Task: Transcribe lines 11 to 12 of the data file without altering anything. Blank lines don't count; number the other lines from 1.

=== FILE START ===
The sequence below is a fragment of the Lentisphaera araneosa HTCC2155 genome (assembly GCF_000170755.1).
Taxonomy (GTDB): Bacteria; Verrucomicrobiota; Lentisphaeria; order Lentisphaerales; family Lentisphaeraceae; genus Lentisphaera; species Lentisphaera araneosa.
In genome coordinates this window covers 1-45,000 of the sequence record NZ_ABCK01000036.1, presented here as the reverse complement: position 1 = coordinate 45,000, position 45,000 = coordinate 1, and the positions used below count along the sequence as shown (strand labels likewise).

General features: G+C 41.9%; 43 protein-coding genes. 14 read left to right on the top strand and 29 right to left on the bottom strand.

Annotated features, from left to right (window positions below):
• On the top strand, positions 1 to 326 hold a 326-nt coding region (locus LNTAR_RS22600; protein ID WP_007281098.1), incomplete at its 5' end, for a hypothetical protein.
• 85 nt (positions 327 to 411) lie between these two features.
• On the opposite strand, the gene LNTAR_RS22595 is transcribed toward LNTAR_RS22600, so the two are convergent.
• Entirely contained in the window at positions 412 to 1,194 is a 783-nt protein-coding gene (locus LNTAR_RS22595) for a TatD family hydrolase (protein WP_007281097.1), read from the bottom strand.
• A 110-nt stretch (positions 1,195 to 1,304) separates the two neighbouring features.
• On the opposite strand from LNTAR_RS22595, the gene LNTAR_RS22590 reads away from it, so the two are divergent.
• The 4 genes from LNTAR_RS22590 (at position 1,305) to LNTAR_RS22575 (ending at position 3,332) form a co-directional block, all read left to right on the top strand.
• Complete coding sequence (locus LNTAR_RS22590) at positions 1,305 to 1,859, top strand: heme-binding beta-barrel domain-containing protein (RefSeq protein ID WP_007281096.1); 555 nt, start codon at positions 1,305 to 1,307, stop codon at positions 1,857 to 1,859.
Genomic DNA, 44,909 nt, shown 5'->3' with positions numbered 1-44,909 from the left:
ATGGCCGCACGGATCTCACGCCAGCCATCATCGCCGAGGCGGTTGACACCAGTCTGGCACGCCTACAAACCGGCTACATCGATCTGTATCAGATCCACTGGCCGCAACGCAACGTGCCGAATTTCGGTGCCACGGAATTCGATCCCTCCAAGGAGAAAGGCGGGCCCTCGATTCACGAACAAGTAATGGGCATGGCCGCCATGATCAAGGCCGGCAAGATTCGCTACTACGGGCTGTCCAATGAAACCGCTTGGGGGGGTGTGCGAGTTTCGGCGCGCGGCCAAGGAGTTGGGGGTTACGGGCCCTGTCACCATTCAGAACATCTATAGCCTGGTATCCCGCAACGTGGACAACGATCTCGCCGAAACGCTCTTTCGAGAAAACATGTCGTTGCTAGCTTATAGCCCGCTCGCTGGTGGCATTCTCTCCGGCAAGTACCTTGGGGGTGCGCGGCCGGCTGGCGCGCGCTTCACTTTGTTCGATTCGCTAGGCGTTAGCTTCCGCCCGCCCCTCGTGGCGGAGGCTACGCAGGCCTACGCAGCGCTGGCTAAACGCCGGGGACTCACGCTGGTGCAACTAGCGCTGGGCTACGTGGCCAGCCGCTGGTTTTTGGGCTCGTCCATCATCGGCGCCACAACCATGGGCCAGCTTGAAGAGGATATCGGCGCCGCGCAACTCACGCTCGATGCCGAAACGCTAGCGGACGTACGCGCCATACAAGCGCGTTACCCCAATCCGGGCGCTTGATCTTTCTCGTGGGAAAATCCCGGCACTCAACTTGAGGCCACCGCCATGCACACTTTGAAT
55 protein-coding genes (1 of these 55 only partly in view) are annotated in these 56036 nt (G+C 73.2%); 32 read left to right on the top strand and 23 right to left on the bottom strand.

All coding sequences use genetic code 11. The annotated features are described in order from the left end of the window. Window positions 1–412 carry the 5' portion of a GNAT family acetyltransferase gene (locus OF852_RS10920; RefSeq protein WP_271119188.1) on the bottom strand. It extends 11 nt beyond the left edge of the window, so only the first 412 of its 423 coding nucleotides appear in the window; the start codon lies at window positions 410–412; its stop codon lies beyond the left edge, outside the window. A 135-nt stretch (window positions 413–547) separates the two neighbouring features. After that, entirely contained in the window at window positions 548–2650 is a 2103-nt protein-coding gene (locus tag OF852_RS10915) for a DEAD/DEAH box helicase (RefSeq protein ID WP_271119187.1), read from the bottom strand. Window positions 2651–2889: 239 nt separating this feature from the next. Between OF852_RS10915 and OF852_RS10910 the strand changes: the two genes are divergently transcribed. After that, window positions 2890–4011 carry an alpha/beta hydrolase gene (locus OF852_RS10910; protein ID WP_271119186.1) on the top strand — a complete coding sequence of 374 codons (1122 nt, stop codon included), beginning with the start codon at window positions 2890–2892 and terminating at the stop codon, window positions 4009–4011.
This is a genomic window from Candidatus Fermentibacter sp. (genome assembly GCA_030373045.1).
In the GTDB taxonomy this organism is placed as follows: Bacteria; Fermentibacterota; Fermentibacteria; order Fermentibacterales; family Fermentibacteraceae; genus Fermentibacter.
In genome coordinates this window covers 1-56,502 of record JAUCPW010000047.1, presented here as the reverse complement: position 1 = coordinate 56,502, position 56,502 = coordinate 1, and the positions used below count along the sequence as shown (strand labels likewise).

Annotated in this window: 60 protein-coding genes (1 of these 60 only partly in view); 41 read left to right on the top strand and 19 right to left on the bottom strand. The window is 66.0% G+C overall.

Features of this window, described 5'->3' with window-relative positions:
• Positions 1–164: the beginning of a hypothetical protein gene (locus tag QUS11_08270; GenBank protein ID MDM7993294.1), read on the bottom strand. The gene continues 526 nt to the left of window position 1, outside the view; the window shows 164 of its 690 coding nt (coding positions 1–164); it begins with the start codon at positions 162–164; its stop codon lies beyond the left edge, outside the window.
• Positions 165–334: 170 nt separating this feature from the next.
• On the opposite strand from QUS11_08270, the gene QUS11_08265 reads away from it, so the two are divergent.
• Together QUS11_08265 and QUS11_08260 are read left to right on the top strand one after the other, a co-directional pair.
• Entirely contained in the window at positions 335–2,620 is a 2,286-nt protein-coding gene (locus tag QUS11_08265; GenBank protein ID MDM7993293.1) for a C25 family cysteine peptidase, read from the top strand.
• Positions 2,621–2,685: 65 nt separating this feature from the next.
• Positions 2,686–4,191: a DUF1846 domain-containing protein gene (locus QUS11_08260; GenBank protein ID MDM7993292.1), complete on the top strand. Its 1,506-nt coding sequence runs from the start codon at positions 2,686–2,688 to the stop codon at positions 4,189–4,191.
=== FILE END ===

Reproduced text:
• On the opposite strand from LNTAR_RS22595, the gene LNTAR_RS22590 reads away from it, so the two are divergent.
• The 4 genes from LNTAR_RS22590 (at position 1,305) to LNTAR_RS22575 (ending at position 3,332) form a co-directional block, all read left to right on the top strand.